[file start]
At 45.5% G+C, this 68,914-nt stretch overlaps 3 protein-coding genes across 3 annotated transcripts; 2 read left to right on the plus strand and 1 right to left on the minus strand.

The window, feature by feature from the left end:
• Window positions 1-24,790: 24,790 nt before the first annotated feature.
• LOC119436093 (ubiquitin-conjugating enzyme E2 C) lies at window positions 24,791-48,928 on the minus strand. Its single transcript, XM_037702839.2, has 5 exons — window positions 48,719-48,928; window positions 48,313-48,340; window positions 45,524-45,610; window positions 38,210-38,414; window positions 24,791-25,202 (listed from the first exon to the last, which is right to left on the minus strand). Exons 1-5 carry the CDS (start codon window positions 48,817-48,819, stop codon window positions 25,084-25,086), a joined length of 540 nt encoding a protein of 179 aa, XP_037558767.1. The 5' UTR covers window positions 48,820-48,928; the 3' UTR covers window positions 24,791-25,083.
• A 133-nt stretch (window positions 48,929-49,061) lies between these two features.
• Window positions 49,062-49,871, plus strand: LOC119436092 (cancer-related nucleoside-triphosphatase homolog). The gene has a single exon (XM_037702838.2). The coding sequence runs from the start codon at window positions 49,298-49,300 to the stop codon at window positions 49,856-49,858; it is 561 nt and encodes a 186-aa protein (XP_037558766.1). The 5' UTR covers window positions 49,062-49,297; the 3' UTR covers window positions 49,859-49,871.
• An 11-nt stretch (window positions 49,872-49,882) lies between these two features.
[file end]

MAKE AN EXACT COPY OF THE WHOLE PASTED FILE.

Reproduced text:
At 45.5% G+C, this 68,914-nt stretch overlaps 3 protein-coding genes across 3 annotated transcripts; 2 read left to right on the plus strand and 1 right to left on the minus strand.

The window, feature by feature from the left end:
• Window positions 1-24,790: 24,790 nt before the first annotated feature.
• LOC119436093 (ubiquitin-conjugating enzyme E2 C) lies at window positions 24,791-48,928 on the minus strand. Its single transcript, XM_037702839.2, has 5 exons — window positions 48,719-48,928; window positions 48,313-48,340; window positions 45,524-45,610; window positions 38,210-38,414; window positions 24,791-25,202 (listed from the first exon to the last, which is right to left on the minus strand). Exons 1-5 carry the CDS (start codon window positions 48,817-48,819, stop codon window positions 25,084-25,086), a joined length of 540 nt encoding a protein of 179 aa, XP_037558767.1. The 5' UTR covers window positions 48,820-48,928; the 3' UTR covers window positions 24,791-25,083.
• A 133-nt stretch (window positions 48,929-49,061) lies between these two features.
• Window positions 49,062-49,871, plus strand: LOC119436092 (cancer-related nucleoside-triphosphatase homolog). The gene has a single exon (XM_037702838.2). The coding sequence runs from the start codon at window positions 49,298-49,300 to the stop codon at window positions 49,856-49,858; it is 561 nt and encodes a 186-aa protein (XP_037558766.1). The 5' UTR covers window positions 49,062-49,297; the 3' UTR covers window positions 49,859-49,871.
• An 11-nt stretch (window positions 49,872-49,882) lies between these two features.